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2020 Put Us On the Edge of a Processor Revolution


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Layout of one of Intel's Comet Lake S-series CPUs, featuring two more cores than prior generations.

Among this year's new central-processing units were Intel's high-end Comet Lake CPUs.

Credit: Intel

In this episode of our explainer show Upscaled, we took a look back at the year in CPUs. From one perspective 2020 feels like the new normal for CPUs. Intel put out another high-end chip, 10th-gen "Comet Lake", which added a few cores but is still based on its aging 14nm transistor design, and AMD countered with Zen 3, an improved version of its desktop architecture that now goes up to 16 cores. This is the same pattern we've seen for a few years, with almost no surprises: the 10-core i9-10900k is impressively fast, but not that different from the 8-core 9900K, and we already got 16 core AMD chips last year with the 3950.

But look a little closer, and there's been some impressive news in 2020. While Zen 3 didn't increase core counts or clock speeds dramatically, it did deliver a big boost in instructions per-clock without increasing power consumption. After the disastrous CPU designs of the 2010s that nearly bankrupted AMD, part of me has been waiting for something to go wrong, for a new Zen CPU to underperform or come half-baked, but Zen 3 feels like it proves AMD knows what it's doing. These chips are pricy, but blazingly fast (we think the 16-core Ryzen 9 5950X is overkill for most, but probably the best chip you can get for content creation), and they're only leaving us feeling more excited for Zen 4, when AMD is likely to move to a redesigned motherboard socket, new manufacturing process, and high-speed DDR5 memory support all in the same generation. Just don't hold your breath, Zen 4 may not arrive til 2022.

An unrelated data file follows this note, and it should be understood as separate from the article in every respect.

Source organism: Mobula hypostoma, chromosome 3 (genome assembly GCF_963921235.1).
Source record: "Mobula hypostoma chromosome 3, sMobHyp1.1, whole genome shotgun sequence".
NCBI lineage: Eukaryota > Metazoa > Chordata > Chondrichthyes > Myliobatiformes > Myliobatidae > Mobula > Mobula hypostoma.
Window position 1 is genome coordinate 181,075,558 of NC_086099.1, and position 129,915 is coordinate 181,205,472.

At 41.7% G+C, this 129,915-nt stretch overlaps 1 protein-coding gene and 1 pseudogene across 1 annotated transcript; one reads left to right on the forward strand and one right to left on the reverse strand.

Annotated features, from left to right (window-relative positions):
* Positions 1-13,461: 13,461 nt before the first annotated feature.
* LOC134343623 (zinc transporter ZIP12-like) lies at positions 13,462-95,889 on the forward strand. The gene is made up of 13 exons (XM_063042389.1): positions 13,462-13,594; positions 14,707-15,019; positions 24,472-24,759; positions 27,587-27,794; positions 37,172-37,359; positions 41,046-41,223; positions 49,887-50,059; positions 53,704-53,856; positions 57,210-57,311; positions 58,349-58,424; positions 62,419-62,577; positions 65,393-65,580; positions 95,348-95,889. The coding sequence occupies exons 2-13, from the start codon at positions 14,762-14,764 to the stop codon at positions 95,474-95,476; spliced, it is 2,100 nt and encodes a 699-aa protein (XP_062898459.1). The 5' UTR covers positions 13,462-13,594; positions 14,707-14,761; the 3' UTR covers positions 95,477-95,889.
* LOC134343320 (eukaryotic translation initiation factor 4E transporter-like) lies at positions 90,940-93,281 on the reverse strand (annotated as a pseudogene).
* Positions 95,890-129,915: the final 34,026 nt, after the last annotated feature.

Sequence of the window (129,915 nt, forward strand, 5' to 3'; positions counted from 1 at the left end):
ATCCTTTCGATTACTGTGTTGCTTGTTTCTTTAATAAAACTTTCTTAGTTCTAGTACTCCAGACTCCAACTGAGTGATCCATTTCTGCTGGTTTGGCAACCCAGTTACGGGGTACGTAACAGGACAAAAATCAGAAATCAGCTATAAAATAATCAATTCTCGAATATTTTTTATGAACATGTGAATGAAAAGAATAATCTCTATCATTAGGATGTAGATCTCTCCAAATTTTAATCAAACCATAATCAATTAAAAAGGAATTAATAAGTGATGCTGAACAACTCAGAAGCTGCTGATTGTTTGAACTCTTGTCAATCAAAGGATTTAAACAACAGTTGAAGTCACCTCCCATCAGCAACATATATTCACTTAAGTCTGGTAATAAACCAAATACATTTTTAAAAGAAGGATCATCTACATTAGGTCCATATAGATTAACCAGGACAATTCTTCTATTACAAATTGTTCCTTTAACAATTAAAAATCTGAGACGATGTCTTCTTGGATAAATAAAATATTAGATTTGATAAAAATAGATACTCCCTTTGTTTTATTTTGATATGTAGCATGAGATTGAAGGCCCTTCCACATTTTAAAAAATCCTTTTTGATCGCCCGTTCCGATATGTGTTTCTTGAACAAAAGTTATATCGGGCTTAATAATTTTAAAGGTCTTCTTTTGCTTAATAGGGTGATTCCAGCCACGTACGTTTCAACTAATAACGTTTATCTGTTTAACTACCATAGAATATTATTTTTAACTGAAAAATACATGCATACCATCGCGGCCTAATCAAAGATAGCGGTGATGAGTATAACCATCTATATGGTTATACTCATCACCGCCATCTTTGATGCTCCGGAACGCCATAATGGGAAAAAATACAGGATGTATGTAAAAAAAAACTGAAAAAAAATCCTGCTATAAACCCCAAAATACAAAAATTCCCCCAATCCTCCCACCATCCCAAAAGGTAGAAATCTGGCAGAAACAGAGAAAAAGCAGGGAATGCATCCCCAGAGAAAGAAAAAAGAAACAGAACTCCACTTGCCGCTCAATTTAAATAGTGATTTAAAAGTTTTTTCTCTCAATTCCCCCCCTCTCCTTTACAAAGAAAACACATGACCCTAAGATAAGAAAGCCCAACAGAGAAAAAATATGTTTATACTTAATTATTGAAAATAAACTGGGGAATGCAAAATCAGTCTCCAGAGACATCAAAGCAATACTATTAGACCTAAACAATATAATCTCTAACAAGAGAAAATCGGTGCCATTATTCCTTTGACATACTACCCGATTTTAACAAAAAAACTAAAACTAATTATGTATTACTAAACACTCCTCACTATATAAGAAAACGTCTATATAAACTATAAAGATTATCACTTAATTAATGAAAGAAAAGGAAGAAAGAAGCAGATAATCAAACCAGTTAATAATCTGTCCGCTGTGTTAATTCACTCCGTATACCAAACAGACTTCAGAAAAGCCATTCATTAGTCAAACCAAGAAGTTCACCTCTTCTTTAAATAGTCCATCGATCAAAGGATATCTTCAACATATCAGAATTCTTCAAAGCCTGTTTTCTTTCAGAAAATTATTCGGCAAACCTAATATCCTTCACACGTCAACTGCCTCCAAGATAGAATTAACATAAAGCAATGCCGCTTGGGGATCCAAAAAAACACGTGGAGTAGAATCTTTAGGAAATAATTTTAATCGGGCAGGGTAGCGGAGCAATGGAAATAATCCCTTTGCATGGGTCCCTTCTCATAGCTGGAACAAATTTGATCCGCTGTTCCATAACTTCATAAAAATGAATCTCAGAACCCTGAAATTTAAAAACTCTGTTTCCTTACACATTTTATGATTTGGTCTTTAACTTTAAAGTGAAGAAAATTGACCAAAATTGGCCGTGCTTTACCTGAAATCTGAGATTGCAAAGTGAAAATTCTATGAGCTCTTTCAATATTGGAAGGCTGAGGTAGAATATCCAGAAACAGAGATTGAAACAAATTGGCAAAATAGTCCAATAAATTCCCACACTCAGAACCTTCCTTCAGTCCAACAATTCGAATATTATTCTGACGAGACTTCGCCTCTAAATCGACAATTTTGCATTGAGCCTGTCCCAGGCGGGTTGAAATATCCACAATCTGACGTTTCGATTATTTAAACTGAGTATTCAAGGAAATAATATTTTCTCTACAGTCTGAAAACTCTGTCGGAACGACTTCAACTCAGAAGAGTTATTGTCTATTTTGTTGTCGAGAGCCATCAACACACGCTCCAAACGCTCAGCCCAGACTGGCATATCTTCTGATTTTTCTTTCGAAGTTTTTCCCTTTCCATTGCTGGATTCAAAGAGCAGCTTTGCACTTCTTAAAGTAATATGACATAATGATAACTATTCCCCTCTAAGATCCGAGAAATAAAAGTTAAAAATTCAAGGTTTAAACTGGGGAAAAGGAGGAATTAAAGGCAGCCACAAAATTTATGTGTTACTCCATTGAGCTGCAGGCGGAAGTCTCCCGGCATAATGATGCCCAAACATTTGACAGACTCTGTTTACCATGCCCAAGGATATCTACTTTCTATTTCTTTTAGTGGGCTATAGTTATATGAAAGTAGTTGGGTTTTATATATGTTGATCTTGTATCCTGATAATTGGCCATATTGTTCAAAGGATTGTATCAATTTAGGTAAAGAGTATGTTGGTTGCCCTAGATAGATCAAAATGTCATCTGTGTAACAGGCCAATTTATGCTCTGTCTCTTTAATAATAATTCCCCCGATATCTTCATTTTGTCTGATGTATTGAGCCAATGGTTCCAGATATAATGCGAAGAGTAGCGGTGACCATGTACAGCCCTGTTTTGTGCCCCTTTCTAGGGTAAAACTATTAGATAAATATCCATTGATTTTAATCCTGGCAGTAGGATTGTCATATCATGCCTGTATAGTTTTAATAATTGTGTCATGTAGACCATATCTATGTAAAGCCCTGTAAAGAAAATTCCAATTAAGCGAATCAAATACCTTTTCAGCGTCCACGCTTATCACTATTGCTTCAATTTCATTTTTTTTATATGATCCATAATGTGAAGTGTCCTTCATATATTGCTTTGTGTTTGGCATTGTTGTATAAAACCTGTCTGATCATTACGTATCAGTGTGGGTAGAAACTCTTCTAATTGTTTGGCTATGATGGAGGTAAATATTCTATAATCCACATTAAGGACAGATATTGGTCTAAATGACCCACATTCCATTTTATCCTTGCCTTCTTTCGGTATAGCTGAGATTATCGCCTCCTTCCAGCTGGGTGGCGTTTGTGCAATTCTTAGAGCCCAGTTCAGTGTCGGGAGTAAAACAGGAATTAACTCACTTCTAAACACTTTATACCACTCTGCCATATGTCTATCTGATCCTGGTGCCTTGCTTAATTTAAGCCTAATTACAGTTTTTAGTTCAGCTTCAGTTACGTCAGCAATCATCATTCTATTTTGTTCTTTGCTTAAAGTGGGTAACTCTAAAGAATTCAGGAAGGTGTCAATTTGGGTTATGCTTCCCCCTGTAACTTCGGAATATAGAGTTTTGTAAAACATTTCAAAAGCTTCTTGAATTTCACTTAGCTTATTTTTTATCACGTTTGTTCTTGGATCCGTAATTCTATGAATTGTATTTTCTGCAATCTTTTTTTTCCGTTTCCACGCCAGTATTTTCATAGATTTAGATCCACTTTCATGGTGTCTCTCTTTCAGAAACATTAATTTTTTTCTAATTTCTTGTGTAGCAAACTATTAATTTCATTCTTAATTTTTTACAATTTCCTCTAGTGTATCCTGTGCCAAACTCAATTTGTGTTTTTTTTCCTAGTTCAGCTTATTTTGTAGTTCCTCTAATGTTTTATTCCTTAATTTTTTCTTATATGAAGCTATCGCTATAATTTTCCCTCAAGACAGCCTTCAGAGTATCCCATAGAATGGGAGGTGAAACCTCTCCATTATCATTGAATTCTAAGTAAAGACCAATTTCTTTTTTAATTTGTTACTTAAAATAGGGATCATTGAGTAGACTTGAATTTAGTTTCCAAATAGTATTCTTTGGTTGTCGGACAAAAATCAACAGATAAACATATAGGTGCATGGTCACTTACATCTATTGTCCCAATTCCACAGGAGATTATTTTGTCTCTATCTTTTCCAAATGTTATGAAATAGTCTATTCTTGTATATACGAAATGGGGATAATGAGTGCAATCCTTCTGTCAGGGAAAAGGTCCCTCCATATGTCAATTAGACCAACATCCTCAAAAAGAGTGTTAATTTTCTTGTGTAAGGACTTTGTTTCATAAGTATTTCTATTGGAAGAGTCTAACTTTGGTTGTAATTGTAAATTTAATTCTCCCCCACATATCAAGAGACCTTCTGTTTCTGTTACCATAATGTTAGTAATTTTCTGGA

From Engadget
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